Legend says that the name Pindaya comes from “Pinku” (Spider) and “Ya” (get). Both the picturesque lake “Pone Ta Loke” and the limestone cave “Shwe U Min” play a part in the legend. Thousands of years ago, seven princesses were so absorbed with playing at Pindaya lake. They soon realized that it was too dark to go back. They looked around and decided to stay overnight, in the harmless looking Pindaya cave. But at mid-night, a huge spider sealed the cave’s entrance with its web. The next morning, the princesses discovered that were locked in. A passing prince heard their cries for help and he comes to rescue them. When he finally killed the huge spider, he exclaimed “Pinku Ya-Pyi” means “I’ve got the spider”. From that time on, the place come to be known as “Pinku Ya”. Later on, it corrupted to Pintara, and then to “Pindaya”. It is all about how the name of “Pindaya” gets into being. The name Pindaya according to the legend comes from Pingu (meaning spider in Myanmar) and ya (meaning get). Scholars say that actually Pin in Shan means “a wide plain”. Pindaya is located on a plain, actually a plateau; with abound ant water from the Zawgyi River and also from smaller streams and lakes. This has enabled the local people to cultivate the land extensively.

PINDAYA CAVE (Legendry of Cave)

Inside the caves there are over 8,000 Buddha Images of various sizes which are made from teak, lacquer, marble, alabaster and cement, and a breathtaking “Bouke ta loke” lake which is right in the middle of shady giant Banyan trees. The Pindaya caves can be reached by taking a horse-cart, or motoring there by jeep or just walking along on foot. Except for the young and energetic, the best way is to go leisurely be horse-cart to the foot of the hills, reserving your energy for the 200 steps up the covered stairway leading to the cave entrance and for exploring the huge meandering maze made up of numerous caves. The caves are supposed to be 200,00 million years old and since ancient times they have been places of worship and veneration with 8,094 Buddha images made from various materials like teak wood, marble, alabaster, brick, cement and lacquer, and all enshrined in the nooks and corners of the winding caverns. At the entrance to the main cave thee is a pagoda 50 feet in height. This pagoda is called Shwe U-min Hpaya or the Golden Cave pagoda. The tazaung or prayer hall was built by the famous hermit U Khanti who also built many of the religious edifices on Mandalay Hill. The entire length of the cave is 490 feet. The numerous stalactites and stalagmites in these limestone caves, from fanciful shapes and have given rise to such names as the “Fairy Princess Loom”, “Posts for tying horses and elephants” and so on. Some of the smaller caves used meditation chambers are accessible only if you crawl in on your knees and elbows. Visitors should plan to stay for one or two nights in Pindaya to explore the natural beauties all around; the tranquil lake, the limestone caves, the ancient pagodas and images and the lovely old trees.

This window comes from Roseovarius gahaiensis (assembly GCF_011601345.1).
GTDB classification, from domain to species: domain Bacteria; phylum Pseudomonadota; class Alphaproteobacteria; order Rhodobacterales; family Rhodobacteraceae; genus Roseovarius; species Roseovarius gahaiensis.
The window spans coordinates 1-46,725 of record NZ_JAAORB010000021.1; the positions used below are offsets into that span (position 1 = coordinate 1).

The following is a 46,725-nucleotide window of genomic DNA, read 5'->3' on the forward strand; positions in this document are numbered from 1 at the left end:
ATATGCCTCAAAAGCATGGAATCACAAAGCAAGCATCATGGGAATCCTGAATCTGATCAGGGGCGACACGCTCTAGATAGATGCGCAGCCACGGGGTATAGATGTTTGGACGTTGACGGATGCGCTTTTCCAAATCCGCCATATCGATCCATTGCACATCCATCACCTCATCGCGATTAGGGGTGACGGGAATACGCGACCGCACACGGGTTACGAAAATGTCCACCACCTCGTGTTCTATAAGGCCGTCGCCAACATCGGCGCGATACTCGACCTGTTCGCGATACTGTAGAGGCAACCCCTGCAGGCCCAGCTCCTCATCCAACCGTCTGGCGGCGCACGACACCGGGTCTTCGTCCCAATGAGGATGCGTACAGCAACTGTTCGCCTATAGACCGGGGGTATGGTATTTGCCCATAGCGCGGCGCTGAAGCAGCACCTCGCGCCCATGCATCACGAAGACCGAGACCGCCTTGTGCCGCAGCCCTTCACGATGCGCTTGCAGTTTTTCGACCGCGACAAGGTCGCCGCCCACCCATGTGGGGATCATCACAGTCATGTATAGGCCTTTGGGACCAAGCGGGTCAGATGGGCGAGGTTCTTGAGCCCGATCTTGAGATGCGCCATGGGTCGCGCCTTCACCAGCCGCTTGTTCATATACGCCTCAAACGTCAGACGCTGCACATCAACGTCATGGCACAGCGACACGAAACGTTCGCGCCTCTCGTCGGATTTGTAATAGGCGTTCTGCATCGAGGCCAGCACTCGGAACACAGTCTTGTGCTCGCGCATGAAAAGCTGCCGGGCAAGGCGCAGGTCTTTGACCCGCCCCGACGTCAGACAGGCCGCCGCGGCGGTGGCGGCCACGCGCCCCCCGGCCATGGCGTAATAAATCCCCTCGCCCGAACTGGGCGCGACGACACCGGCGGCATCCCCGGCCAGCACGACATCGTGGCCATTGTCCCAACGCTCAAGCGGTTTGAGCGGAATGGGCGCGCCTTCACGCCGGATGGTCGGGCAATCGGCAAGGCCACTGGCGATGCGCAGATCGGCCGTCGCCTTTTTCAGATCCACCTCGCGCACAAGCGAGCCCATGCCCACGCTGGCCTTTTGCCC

On market days, you can find different races living in the region selling their local products at the market. It is also possible to visit to near villages such as Danu, Palaung, Pa-O and Taungyo villages.